Because my work involves me travelling for several weeks at a time, I had to employ six people to keep the work going while I am away.
However because the type of wood (Mahogany and Cypress) I use is very expensive I needed to put in a security measure to protect the business.
Also the CCTV feed is sent directly to my home devices so even while I am away and if an employee needs guidance on a certain piece of furniture I can give them real time instructions on how to go about it.
For clients who want to see how their furniture was produced I keep a copy for review so they too can feel part of the creative process.
One of the key characteristics of my business is I never handle money in cash.
This is for security purposes but more importantly I believe that I am just a bridge between the client and the object they desires and as a custodian, the money does not belong to me.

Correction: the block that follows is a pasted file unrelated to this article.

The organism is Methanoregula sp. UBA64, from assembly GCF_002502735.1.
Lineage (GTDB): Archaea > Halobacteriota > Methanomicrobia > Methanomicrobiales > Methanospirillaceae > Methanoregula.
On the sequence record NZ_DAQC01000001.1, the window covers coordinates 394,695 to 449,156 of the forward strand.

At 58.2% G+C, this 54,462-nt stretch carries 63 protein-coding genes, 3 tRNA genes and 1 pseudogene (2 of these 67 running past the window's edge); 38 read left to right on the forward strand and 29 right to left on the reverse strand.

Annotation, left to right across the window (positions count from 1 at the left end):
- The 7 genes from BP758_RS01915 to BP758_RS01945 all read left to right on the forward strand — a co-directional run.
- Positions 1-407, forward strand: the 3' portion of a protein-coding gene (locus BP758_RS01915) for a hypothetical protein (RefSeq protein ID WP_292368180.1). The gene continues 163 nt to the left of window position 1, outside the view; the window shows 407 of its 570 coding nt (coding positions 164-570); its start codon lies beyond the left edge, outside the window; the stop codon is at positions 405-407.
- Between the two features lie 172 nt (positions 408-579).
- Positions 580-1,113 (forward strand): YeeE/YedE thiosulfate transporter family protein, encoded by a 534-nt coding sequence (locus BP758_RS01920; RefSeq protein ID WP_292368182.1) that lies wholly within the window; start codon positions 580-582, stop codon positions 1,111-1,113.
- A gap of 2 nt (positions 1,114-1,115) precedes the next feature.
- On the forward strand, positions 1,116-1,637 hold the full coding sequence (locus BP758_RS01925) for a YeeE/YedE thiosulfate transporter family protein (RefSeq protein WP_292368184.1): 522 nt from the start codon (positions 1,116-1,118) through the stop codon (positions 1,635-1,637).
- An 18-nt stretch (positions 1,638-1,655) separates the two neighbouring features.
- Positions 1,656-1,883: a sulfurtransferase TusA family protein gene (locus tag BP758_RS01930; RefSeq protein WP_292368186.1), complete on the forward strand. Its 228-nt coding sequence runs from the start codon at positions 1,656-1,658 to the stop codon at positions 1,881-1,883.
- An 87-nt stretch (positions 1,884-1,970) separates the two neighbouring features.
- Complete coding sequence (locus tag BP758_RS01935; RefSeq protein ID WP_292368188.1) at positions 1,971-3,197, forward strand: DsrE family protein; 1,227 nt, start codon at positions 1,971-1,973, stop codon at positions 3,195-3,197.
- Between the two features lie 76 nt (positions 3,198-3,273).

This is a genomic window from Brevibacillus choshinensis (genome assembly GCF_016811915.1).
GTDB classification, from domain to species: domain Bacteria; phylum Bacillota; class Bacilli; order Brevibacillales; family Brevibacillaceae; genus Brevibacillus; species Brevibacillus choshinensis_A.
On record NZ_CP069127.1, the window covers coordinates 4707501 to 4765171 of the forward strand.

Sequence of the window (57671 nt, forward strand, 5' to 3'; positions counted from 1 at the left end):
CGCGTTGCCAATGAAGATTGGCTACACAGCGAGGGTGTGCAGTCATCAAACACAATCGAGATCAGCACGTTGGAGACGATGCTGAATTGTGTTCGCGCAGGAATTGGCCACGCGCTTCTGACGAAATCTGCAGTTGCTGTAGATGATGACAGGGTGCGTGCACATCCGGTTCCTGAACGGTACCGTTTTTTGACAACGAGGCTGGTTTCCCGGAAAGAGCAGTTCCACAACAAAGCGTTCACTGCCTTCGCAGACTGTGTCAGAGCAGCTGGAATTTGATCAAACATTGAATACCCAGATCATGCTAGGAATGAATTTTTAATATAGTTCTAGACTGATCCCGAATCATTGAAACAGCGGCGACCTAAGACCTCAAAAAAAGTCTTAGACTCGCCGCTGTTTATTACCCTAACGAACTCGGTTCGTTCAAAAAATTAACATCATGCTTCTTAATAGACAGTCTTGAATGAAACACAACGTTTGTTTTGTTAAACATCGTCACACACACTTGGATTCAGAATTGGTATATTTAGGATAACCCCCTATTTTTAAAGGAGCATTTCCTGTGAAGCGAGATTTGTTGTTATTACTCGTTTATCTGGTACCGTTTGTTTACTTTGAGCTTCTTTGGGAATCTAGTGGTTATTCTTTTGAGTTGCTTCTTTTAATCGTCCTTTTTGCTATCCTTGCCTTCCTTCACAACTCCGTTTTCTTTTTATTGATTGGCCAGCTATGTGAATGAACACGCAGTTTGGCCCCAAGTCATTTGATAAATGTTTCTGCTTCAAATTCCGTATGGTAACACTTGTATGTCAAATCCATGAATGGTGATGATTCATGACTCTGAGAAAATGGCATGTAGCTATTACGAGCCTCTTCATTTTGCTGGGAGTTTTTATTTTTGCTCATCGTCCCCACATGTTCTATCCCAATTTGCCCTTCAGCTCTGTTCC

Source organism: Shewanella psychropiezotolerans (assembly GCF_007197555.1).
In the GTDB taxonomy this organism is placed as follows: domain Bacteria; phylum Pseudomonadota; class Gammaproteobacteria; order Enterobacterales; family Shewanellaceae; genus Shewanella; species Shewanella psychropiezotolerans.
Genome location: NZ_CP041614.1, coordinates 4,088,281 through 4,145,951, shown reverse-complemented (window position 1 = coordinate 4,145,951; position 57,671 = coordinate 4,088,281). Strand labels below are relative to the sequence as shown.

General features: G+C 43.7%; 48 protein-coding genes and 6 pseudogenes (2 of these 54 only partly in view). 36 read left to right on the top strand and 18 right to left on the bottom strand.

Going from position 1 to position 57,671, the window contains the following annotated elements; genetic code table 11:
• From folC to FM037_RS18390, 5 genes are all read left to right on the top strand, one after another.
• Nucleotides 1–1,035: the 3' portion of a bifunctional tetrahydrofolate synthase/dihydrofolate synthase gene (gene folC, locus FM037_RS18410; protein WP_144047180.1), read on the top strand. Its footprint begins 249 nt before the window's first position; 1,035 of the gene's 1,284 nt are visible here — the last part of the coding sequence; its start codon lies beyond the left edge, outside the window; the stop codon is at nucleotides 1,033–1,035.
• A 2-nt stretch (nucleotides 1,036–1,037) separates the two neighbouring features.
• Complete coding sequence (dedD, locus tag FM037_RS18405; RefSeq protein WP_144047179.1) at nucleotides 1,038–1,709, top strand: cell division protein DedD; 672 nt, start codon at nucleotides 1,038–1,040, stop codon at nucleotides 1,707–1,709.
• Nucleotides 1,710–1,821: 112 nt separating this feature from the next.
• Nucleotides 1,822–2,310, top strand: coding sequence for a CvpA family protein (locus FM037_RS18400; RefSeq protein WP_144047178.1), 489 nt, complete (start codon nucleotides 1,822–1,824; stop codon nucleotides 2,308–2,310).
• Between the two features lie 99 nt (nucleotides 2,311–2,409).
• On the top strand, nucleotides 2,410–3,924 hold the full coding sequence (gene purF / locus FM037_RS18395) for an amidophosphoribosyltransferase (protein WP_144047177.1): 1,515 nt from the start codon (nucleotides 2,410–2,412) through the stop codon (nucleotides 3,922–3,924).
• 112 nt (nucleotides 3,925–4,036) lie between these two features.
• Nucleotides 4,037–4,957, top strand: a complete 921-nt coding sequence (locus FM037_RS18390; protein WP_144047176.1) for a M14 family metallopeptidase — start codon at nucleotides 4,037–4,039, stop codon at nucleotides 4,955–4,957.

On a personal level I find it frees me to know that the money is not mine but belongs to the client and should only be used to serve the client by buying materials and paying for labour.
This ensures that there is no temptations to divert funds to other needs that may arise in the course of me working that could interfere with my delivery of the client’s item.
As a carpenter time management is key, I never waste time because it directly impacts my chances of finishing a piece of furniture on time.
Not many people realise that wood is affected by extreme changes in weather, when it is too hot, it expands and therefore cannot be worked on efficiently and when it is cold or rains it also does not produce the desired results.
So time is a factor in my business and I do my best to work around the weather to protect the quality of my work.
When you are an artisan, customers who do not pay on time are a key setback, so I learned by lesson long ago that verbal agreements are not security for your business.
I always ensure there are written and official agreement contracts for each client so that they understand the seriousness of my craft.
Also find a way to give back to society around you and other business, it usually has a positive impact on your finances and well being, I choose to give back to children living with cerebral palsy, I design and put together furniture that allows these children to live fuller lives.